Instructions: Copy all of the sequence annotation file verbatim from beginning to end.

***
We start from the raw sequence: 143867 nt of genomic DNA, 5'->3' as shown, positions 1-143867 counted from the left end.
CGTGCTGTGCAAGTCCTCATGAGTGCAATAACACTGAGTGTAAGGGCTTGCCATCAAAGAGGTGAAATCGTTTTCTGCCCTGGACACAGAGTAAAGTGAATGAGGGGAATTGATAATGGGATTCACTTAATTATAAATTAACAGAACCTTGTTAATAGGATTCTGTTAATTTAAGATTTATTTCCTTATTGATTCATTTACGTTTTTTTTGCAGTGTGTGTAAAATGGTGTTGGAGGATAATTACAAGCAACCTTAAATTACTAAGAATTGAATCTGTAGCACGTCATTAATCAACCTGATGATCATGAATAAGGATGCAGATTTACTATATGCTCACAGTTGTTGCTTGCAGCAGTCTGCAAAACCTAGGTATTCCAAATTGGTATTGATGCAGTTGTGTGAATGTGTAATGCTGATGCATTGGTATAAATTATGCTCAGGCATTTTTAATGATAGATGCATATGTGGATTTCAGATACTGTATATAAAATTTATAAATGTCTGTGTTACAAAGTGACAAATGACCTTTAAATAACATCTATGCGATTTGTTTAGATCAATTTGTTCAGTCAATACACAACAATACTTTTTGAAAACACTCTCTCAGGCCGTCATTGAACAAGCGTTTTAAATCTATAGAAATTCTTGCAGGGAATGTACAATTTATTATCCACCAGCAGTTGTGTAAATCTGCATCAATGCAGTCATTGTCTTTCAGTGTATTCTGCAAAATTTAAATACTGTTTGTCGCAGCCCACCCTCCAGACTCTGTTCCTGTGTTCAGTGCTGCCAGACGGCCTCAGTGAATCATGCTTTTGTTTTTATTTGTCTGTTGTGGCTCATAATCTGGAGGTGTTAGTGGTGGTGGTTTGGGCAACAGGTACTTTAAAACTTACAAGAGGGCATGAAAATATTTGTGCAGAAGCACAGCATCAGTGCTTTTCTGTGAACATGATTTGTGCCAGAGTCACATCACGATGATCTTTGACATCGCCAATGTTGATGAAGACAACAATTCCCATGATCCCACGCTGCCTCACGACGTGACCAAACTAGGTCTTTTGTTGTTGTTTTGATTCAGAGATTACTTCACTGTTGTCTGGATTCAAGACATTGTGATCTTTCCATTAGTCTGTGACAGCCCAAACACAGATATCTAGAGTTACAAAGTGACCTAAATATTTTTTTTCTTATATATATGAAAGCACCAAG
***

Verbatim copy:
We start from the raw sequence: 143867 nt of genomic DNA, 5'->3' as shown, positions 1-143867 counted from the left end.
CGTGCTGTGCAAGTCCTCATGAGTGCAATAACACTGAGTGTAAGGGCTTGCCATCAAAGAGGTGAAATCGTTTTCTGCCCTGGACACAGAGTAAAGTGAATGAGGGGAATTGATAATGGGATTCACTTAATTATAAATTAACAGAACCTTGTTAATAGGATTCTGTTAATTTAAGATTTATTTCCTTATTGATTCATTTACGTTTTTTTTGCAGTGTGTGTAAAATGGTGTTGGAGGATAATTACAAGCAACCTTAAATTACTAAGAATTGAATCTGTAGCACGTCATTAATCAACCTGATGATCATGAATAAGGATGCAGATTTACTATATGCTCACAGTTGTTGCTTGCAGCAGTCTGCAAAACCTAGGTATTCCAAATTGGTATTGATGCAGTTGTGTGAATGTGTAATGCTGATGCATTGGTATAAATTATGCTCAGGCATTTTTAATGATAGATGCATATGTGGATTTCAGATACTGTATATAAAATTTATAAATGTCTGTGTTACAAAGTGACAAATGACCTTTAAATAACATCTATGCGATTTGTTTAGATCAATTTGTTCAGTCAATACACAACAATACTTTTTGAAAACACTCTCTCAGGCCGTCATTGAACAAGCGTTTTAAATCTATAGAAATTCTTGCAGGGAATGTACAATTTATTATCCACCAGCAGTTGTGTAAATCTGCATCAATGCAGTCATTGTCTTTCAGTGTATTCTGCAAAATTTAAATACTGTTTGTCGCAGCCCACCCTCCAGACTCTGTTCCTGTGTTCAGTGCTGCCAGACGGCCTCAGTGAATCATGCTTTTGTTTTTATTTGTCTGTTGTGGCTCATAATCTGGAGGTGTTAGTGGTGGTGGTTTGGGCAACAGGTACTTTAAAACTTACAAGAGGGCATGAAAATATTTGTGCAGAAGCACAGCATCAGTGCTTTTCTGTGAACATGATTTGTGCCAGAGTCACATCACGATGATCTTTGACATCGCCAATGTTGATGAAGACAACAATTCCCATGATCCCACGCTGCCTCACGACGTGACCAAACTAGGTCTTTTGTTGTTGTTTTGATTCAGAGATTACTTCACTGTTGTCTGGATTCAAGACATTGTGATCTTTCCATTAGTCTGTGACAGCCCAAACACAGATATCTAGAGTTACAAAGTGACCTAAATATTTTTTTTCTTATATATATGAAAGCACCAAG